Google’s latest change, removing Authorship from the search results, was a enough to set the online marketing community aflutter, as folks wondered what’s next from the search engine juggernaut. It doesn’t help that a rumored Panda refresh sent tremors through the industry recently and, word is, a Penguin update is expected any day now.
What’s a marketer to do?
Take a deep breath. We don’t have a crystal ball —at least not one that we’re ready to make public— but the latest changes and rumors of change are nothing to lose sleep over. Google makes changes daily, and most of those changes arouse little fanfare, primarily because they go unnoticed. What we’ve learned is the news itself can often serve to be more harmful than the actual substance of the news.
For example, most brands that don’t play the low-quality links or thin-content game have little to fear from Penguin and Panda. What’s more, the HTTPS migration warrants caution, not hysteria.
Don’t Become Distracted From Your Long-Term Goals
Recently, while while watching ESPN’s recent coverage of 2014 NCAA Football National Champion Florida State Seminoles, we heard a quote that resonated: “Keep the main thing the main thing.”Those words were uttered by FSU coach Jimbo Fisher when asked how he keeps his team focused on the year ahead.
We liked the short, sweet, all-inclusive summation that coalesces individual and team goals. Most important, however, we like how, when applied to business, it serves to keep our eyes on the prize so we always know what’s important -the goal(s).
Let’s say your company has a 90-day goal of growing blog traffic, which means you’ll need team members producing engaging content for the site on a daily basis. To do this, each person is given the assignment of spending two hours per week to better understand the needs of their prospects and clients, through phone calls, emails and online research.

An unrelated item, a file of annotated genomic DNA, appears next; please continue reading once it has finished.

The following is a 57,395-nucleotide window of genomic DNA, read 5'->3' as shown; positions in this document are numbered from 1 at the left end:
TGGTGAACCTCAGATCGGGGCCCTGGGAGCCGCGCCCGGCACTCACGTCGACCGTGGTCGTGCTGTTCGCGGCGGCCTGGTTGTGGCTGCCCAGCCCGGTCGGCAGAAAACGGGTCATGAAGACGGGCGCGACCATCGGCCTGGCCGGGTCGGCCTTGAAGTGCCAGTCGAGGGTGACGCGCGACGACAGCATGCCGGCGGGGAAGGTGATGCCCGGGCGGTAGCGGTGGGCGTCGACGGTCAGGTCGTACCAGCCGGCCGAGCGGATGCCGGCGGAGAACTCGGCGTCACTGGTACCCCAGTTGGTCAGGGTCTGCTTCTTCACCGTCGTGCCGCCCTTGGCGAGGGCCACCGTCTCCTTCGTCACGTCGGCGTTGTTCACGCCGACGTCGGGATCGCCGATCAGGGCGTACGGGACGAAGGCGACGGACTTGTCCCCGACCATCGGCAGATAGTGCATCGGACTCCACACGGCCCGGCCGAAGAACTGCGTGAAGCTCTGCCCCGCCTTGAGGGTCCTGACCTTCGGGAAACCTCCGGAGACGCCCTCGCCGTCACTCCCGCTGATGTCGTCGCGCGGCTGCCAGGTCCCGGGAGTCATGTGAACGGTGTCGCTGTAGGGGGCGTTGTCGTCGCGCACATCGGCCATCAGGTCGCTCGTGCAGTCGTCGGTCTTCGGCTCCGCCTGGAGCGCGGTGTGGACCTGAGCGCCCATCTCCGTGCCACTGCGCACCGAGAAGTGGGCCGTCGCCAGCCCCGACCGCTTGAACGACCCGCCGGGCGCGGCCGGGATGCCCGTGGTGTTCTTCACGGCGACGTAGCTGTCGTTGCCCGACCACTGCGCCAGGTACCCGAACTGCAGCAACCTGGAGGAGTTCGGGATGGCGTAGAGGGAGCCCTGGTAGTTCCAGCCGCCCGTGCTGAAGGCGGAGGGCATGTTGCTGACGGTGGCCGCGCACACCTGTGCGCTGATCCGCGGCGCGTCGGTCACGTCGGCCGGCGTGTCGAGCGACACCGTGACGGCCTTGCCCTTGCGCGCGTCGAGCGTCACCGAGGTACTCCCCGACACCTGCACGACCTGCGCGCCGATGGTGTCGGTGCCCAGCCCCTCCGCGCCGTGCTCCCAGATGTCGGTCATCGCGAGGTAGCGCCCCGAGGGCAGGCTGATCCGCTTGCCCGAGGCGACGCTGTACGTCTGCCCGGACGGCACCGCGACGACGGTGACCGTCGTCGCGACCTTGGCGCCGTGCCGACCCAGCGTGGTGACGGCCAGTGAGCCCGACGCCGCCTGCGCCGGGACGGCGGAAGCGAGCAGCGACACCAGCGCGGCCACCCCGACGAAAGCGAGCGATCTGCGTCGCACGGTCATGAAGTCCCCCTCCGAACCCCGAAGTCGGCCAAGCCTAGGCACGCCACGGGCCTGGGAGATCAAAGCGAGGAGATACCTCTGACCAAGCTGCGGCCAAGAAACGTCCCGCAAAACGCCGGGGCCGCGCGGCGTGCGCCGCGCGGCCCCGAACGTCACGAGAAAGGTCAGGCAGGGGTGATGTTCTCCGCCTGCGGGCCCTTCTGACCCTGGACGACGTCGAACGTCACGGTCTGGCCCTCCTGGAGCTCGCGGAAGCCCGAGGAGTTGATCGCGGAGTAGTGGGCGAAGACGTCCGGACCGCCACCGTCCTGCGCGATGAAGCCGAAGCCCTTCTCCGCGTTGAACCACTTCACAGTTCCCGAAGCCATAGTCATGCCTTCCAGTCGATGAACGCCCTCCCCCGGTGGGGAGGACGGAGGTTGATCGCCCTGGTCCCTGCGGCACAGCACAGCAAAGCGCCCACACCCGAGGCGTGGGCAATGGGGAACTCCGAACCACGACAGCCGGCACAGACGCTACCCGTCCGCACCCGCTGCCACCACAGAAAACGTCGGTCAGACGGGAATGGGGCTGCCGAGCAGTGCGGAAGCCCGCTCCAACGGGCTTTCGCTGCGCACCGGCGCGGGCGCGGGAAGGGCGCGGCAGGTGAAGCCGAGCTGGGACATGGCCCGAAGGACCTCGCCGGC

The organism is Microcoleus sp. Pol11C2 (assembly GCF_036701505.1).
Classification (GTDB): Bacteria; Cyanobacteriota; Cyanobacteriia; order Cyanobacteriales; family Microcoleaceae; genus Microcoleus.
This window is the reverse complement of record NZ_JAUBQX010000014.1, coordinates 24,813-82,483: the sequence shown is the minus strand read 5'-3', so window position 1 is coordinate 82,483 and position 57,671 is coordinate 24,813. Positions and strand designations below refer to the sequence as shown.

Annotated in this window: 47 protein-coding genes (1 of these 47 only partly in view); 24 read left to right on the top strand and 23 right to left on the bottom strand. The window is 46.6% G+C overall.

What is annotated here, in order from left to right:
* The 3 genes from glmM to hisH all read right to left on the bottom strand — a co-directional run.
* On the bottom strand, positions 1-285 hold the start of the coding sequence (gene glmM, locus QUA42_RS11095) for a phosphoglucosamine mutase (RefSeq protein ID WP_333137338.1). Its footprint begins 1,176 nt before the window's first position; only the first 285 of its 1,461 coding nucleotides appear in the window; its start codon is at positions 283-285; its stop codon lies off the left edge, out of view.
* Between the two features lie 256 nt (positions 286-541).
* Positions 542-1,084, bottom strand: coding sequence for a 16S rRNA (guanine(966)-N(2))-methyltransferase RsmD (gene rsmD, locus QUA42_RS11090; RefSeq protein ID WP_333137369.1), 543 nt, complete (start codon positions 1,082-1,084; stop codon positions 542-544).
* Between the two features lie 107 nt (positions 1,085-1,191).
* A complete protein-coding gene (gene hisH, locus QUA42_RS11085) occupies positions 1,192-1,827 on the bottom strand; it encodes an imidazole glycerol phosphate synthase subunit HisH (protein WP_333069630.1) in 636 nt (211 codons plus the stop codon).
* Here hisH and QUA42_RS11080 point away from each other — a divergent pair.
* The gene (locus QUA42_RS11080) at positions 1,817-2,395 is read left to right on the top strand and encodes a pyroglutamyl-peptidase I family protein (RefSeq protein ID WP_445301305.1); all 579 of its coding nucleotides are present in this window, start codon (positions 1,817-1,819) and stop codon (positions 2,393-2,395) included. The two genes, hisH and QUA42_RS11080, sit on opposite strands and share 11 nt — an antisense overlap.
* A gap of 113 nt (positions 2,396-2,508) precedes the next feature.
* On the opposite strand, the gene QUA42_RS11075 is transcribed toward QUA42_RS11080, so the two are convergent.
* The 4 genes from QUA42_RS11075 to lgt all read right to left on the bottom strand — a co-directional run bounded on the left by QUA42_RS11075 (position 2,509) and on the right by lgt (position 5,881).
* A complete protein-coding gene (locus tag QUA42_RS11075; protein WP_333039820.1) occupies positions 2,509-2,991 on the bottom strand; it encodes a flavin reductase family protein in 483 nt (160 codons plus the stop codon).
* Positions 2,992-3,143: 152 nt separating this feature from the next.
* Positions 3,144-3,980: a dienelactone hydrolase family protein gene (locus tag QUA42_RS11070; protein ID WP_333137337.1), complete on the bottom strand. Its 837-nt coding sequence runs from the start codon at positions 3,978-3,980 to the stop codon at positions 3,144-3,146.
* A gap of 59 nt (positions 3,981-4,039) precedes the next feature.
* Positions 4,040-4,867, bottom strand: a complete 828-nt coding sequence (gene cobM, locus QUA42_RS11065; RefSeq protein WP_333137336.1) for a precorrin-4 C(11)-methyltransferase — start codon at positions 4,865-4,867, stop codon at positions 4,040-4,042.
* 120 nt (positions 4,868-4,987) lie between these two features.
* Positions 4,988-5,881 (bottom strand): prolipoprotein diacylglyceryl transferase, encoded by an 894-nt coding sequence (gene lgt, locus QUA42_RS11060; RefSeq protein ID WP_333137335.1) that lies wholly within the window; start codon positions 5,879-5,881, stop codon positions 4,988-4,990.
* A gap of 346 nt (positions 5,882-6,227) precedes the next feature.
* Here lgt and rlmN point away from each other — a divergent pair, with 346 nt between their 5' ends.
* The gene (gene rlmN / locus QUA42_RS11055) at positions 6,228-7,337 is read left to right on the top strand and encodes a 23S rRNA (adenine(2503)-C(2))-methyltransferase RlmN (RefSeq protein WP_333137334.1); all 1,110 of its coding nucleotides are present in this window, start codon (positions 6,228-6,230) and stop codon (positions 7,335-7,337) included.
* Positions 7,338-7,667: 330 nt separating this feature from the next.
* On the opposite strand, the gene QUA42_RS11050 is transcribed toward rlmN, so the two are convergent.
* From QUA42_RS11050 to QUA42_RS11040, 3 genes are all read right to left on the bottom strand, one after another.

With the “Keep the main thing the main thing” mantra top-of-mind, you can deliver several actionable tips to the team:
1. Take a timeout: Saying “Don’t let daily distractions get in the way of progress” is easy in theory. In reality? Not so much. Whenever you read or hear something that gives you pause, take a chill pill before deciding to do anything with the information. Get away from the report or the news, then come back with a fresh perspective. If it requires attention, get a second opinion. If could be that the information deserves nothing in the way of meaningful attention.
2. Make the time for what’s important: It’s not enough that team members are responsible for finding two hours a week for research and interviews. They must build this routine into their schedule. Have each person block off time during the day or the week to make this a reality.
3. Reconvene, regroup, refine. Remember, the goal is to see sustainable progress at or before 90 days. With that in mind, your team must be continually meeting, assessing, refining and deploying new techniques to get at what performs best in the way of onsite content. The best results come about through making the process iterative, whereby you’re subtly tweaking the content even as the results are improving in your favor.
Care to share your company’s tips for keeping your eye on the prize and attacking your goals?